Since the “Fight for $15” has begun its push to end the tip credit, tipped restaurant workers like servers and bartenders have pushed back – rejecting the well-documented consequence of reduced tips and income. New data confirms tipped workers on average already make more than $15 per hour, and have seen annual pay increases as tip income rises along with menu prices.
Analysis of Census Bureau data by economists William Even (Miami University) and David Macpherson (Trinity University) finds that workers in states with the federal tipped minimum wage ($2.13) reported $15.51 per hour on average in 2020. This is just the peak of a trend of earnings growth – tipped workers’ reported earnings in these states have risen by 61% since 2003.
The analysis uses Census Bureau Current Population Survey samples to estimate the average hourly earnings of tipped restaurant workers. While the 2020 sample size was smaller than in previous years, the data available indicate that even during the pandemic, tipped restaurant workers were still able to earn substantial tip income to put their average tip earnings past $15, and far beyond the tipped minimum wage.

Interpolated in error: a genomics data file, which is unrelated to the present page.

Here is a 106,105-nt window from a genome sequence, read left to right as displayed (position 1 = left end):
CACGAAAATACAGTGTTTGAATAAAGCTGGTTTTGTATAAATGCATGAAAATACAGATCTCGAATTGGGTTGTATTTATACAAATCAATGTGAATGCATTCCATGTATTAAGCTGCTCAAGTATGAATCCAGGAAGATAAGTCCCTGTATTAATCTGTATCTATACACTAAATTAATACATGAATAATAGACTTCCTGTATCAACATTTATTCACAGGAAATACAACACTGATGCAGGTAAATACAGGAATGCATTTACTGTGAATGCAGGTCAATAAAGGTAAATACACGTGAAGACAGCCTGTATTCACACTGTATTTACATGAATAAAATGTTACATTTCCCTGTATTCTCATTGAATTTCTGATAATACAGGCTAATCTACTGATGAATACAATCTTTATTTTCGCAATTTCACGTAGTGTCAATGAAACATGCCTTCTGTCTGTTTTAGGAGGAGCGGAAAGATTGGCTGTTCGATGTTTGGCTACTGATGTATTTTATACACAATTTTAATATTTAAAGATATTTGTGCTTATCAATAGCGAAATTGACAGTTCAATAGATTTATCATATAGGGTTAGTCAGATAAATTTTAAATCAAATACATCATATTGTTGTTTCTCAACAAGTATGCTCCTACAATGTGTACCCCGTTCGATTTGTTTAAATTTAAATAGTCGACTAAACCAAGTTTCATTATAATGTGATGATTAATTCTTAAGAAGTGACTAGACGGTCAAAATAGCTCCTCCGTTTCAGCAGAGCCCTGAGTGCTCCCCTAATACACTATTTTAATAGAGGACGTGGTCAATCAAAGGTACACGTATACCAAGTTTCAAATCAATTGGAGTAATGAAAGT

Tipped restaurant employees across the country have resisted movements to eliminate the federal tip credit and raise the tipped minimum wage because of documented negative consequences for their income and job opportunities. While proposals like Sen. Bernie Sanders’ Raise the Wage Act would create a flat $15 per hour wage paid by employers to restaurant employees, this new analysis finds that servers on average are already making beyond $15, and many find that they earn far more. As a result, many tipped workers oppose the flat $15 wage, citing well-documented job and earnings loss under this model. Economic research finds that as the tipped minimum wage rises, tip income and employment for tipped workers in restaurants decreases.
Restaurant workers have been at the forefront of the opposition to ending the tip credit. In places like Maine, New York, Virginia, New Mexico, and the District of Columbia, tipped employees have fought successfully to save their tips and maintain a system that provides a sustainable, profitable livelihood.
Lawmakers should pay attention to workers and the data surrounding the tipped workforce: the system already allows workers to earn well beyond the proposed $15 minimum wage, and instituting a $15 hourly mandate would actually harm the earnings and job opportunities for those it seeks to help.